Project ECHO (Extension for Community Healthcare Outcomes) for Cancer Care

Partnership objectives

Project ECHO’s overarching goal is to increase access to best practice cancer care for the vulnerable populations in the United States and around the world. To accomplish this, two supporting goals are to expand the ECHO footprint in cancer both domestically and internationally to overcome some of the health disparities in cancer care and for the ECHO model to become part of the fabric of cancer prevention, screening, treatment, palliation and survivorship in the United States and Africa. The purpose of this five-year project funded by the Bristol-Myers Squibb Foundation is to develop and test this new paradigm for providing cancer prevention, screening, care, treatment, palliative care and survivorship to poor and vulnerable communities.

Project ECHO Project ECHO Copyright Bristol-Myers Squibb Foundation

What are the health needs and challenges?

For many poor and vulnerable patients, quality prevention, screening, treatment, palliative care and survivorship services are either unavailable or access to them is very limited. A significant driver of these disparities is a gap in knowledge transfer and access, which inhibits patients from getting the right care at the right place and at the right time.

By 2030, the global burden of cancer is expected to grow to 21.7 million new cancer cases and 13 million new cancer deaths due to the growth and aging of the population. The future burden is likely to be even larger than these estimates given the adoption of western lifestyles including smoking, poor diet, physical inactivity and fewer childbirths in economically developing countries.5 Given the burden of disease from cancer, much work still needs to be done to reduce overall cancer deaths and increase the knowledge of cancer prevention, screening, control, treatment, care and survivorship best practices across all segments of the healthcare workforce and the general population.

Globally, cancers figure among the leading causes of morbidity and mortality with approximately 14 million new cases and 8.2 million cancer-related deaths in 2012.6 The number of new cases is expected to rise by approximately 70% over the next 2 decades, increasing from 14 million in 2012 to 22 million by 2032. More than 60% of the world’s total new annual cases occur in Africa, Asia and Central and South America, accounting for more than 70% of the world’s cancer deaths. The most common causes of cancer deaths worldwide are cancers of the lung (1.59 million deaths), liver (745,000 deaths), stomach (723,000 deaths), colorectal (694,000), breast (521,000 deaths), and esophagus (400,000 deaths). 

Description of partnership activities and how they address needs and challenges

Project ECHO® (Extension for Community Healthcare Outcomes) improves capacity and access to specialty care for rural and underserved populations. This low-cost, high-impact intervention is accomplished by linking expert multidisciplinary specialist teams with multiple primary care clinicians through teleECHOTM clinics, where experts mentor and share their expertise via case-based learning, enabling primary care clinicians to develop the ability to care for patients with complex conditions in their own communities. Initially implemented to increase access to HCV care in 2003, the model has since been expanded to 56 other conditions with more than 103 replicating partners in 19 countries.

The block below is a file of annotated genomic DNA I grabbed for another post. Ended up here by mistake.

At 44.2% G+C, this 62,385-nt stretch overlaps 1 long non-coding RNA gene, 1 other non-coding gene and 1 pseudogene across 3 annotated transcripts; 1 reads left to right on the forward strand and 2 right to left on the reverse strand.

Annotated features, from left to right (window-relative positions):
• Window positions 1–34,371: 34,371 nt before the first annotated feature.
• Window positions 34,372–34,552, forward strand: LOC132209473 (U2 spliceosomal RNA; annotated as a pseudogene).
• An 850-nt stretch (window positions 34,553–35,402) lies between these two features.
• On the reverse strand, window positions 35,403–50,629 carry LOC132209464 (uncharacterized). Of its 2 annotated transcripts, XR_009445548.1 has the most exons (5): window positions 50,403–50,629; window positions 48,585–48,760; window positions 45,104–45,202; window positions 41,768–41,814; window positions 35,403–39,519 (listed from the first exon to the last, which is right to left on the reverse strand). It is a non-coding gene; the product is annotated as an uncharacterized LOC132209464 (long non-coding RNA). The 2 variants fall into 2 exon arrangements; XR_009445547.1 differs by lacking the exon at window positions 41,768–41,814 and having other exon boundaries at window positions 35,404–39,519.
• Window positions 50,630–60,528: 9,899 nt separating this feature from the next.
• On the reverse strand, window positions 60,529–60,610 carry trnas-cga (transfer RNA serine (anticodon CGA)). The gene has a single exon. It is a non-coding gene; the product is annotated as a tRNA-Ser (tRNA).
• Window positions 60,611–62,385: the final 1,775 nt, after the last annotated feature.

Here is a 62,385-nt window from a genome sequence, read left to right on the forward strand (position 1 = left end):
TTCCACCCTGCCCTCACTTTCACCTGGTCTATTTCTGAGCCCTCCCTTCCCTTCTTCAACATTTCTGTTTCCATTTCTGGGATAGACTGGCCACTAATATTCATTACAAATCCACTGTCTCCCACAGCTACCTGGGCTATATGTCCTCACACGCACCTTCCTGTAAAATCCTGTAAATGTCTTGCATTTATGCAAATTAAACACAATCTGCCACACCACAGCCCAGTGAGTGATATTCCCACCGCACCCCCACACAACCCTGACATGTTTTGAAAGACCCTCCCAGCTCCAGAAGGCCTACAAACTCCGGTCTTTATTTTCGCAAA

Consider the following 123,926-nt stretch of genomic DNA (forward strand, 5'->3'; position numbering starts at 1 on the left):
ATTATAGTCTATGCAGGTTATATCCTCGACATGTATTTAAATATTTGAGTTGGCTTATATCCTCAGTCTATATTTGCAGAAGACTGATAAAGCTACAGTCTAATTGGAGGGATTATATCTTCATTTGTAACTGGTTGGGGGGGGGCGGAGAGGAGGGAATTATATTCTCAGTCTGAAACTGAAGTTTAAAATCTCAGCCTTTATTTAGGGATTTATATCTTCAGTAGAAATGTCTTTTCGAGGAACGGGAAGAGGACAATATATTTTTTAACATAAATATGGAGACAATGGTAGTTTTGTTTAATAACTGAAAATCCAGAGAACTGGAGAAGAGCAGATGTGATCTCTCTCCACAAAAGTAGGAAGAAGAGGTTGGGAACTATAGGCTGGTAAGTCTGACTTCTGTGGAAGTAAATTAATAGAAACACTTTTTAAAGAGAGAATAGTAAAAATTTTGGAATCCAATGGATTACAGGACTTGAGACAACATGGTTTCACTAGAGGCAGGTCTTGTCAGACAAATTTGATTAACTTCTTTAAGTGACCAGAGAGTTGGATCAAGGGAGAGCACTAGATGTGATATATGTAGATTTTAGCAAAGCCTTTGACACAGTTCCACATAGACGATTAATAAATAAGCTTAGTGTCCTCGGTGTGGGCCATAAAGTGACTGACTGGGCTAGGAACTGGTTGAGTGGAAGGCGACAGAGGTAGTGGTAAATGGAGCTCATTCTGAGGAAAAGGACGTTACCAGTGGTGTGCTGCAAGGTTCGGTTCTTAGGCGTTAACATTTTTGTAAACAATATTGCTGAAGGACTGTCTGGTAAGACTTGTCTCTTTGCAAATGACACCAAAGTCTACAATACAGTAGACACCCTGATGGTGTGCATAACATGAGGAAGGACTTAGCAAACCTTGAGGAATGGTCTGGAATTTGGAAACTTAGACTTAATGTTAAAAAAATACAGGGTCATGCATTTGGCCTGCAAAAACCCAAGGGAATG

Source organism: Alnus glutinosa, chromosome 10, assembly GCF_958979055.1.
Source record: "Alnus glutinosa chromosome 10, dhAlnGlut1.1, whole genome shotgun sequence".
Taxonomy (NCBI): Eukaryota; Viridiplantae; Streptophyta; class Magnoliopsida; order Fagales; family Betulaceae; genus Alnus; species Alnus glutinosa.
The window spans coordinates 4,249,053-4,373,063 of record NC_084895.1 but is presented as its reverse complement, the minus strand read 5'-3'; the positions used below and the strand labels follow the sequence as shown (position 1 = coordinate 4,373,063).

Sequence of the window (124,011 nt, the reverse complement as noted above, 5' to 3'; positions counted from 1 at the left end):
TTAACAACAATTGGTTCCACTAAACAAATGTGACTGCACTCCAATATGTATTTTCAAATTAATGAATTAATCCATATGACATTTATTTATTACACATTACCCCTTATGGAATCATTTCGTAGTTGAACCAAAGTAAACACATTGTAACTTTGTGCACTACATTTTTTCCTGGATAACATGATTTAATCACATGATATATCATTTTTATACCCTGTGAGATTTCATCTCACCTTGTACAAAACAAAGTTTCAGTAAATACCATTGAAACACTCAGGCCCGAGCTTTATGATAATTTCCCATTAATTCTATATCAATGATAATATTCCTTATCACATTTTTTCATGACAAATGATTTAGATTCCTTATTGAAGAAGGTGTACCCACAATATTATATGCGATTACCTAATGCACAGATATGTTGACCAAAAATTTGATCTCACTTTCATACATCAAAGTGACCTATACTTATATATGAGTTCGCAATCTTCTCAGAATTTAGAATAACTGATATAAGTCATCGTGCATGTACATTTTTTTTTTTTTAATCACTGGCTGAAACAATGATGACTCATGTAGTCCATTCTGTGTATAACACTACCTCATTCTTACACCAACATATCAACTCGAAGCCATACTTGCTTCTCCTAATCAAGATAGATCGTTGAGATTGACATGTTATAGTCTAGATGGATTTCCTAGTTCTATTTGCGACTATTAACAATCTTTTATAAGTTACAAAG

Summary of impact and forward looking information

The anticipated evidence of impact of this project includes: higher provider self-efficacy, increased adherence to current national best practices for cancer screening, prevention and treatment; increased capacity for care of patients with cancer; development of tools that support the use of the ECHO model to train CHWs and others in cancer screening, prevention and survivorship; increased replication of the ECHO model for cancer; and positive movement towards long-term sustainability for cancer-focused ECHOs.

Measurement of progress towards objectives

Estimated overall value of partnership: $10+ million (U.S.)

A minimum of 25 cancer hubs in the US are fully operational (e.g. holding regular clinics, engaging spoke participants, including a multidisciplinary hub team, utilizing the case-based learning model, and tracking outcomes). 

Pending the assessment and outreach process, at least one country or region serving hub in African country is fully operational to address cancer. 

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Project ECHO

Partnership information

Company(ies) Bristol-Myers Squibb

Partner(s) Project ECHO

Type of Partner(s) Academia / Hospitals

Therapeutic Focus Non-Communicable Diseases

Disease(s) Cancer

Program Type(s) Health System Infrastructure - Outreach & Medical Services, Health System Infrastructure - Training, Research & Development - Operations Research

Region(s) North America

Number of Countries 1

Country(ies) United States of America

Start Date 2017

Anticipated completion date 2022

« Instead of requiring patients to travel long distances to major cancer centers to receive care, Project ECHO for Cancer Care will move knowledge by pairing experts at NCI-designated Comprehensive Cancer Centers, cancer centers of excellence and academic m »

John L. Damonti, president, Bristol-Myers Squibb Foundation